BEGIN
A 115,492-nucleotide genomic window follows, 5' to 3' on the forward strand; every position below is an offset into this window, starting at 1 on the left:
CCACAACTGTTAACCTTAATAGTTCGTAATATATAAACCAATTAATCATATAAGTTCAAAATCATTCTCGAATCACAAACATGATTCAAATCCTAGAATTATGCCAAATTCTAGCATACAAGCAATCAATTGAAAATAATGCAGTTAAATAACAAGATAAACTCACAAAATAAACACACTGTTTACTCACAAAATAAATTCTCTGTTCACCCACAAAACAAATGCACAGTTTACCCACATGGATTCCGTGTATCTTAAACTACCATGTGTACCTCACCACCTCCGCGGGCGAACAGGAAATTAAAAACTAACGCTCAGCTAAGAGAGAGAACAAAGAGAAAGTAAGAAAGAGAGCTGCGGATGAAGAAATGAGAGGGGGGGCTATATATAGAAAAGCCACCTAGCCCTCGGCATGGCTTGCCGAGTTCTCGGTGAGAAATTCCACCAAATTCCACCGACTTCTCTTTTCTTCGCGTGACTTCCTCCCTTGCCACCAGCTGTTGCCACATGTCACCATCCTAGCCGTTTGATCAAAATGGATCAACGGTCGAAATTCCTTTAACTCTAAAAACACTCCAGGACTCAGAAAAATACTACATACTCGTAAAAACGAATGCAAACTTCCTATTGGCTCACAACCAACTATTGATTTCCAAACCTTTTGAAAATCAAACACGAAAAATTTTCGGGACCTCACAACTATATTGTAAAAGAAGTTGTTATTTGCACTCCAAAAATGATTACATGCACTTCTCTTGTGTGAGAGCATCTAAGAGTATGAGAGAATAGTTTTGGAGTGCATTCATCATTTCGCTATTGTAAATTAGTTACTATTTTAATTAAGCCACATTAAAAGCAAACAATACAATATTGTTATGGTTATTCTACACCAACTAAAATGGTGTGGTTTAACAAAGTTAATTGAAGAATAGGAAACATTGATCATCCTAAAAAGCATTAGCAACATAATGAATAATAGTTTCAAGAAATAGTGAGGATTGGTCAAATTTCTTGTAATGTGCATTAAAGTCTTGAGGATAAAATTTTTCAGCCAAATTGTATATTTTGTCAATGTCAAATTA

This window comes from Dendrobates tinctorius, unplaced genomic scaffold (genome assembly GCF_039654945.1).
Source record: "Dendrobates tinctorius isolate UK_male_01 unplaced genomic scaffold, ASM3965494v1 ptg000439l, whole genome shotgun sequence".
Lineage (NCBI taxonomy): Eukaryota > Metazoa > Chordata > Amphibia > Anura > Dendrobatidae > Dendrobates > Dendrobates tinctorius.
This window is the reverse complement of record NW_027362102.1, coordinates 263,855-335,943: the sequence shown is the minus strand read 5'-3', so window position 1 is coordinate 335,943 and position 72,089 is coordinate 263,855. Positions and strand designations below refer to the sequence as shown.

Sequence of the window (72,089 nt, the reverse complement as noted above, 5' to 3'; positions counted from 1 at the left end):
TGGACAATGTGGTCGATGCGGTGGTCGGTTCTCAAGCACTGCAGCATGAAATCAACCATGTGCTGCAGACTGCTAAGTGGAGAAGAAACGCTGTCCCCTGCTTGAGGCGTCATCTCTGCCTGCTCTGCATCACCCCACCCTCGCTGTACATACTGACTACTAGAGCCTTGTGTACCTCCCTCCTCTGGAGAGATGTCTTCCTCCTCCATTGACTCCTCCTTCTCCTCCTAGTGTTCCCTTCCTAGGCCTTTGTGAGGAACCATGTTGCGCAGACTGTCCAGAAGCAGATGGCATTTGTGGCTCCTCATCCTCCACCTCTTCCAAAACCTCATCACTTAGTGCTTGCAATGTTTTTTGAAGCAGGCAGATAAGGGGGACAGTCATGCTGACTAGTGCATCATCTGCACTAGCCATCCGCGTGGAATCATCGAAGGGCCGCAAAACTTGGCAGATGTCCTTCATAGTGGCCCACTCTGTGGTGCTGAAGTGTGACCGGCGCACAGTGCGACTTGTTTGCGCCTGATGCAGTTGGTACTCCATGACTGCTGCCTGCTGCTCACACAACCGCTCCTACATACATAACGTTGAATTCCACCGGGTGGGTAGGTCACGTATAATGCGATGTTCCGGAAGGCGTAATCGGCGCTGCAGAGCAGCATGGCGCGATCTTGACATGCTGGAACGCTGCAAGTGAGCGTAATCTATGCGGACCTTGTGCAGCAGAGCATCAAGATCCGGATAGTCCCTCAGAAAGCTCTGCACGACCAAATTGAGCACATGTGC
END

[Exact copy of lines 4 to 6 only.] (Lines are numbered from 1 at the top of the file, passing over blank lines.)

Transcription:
Source record: "Dendrobates tinctorius isolate UK_male_01 unplaced genomic scaffold, ASM3965494v1 ptg000439l, whole genome shotgun sequence".
Lineage (NCBI taxonomy): Eukaryota > Metazoa > Chordata > Amphibia > Anura > Dendrobatidae > Dendrobates > Dendrobates tinctorius.
This window is the reverse complement of record NW_027362102.1, coordinates 263,855-335,943: the sequence shown is the minus strand read 5'-3', so window position 1 is coordinate 335,943 and position 72,089 is coordinate 263,855. Positions and strand designations below refer to the sequence as shown.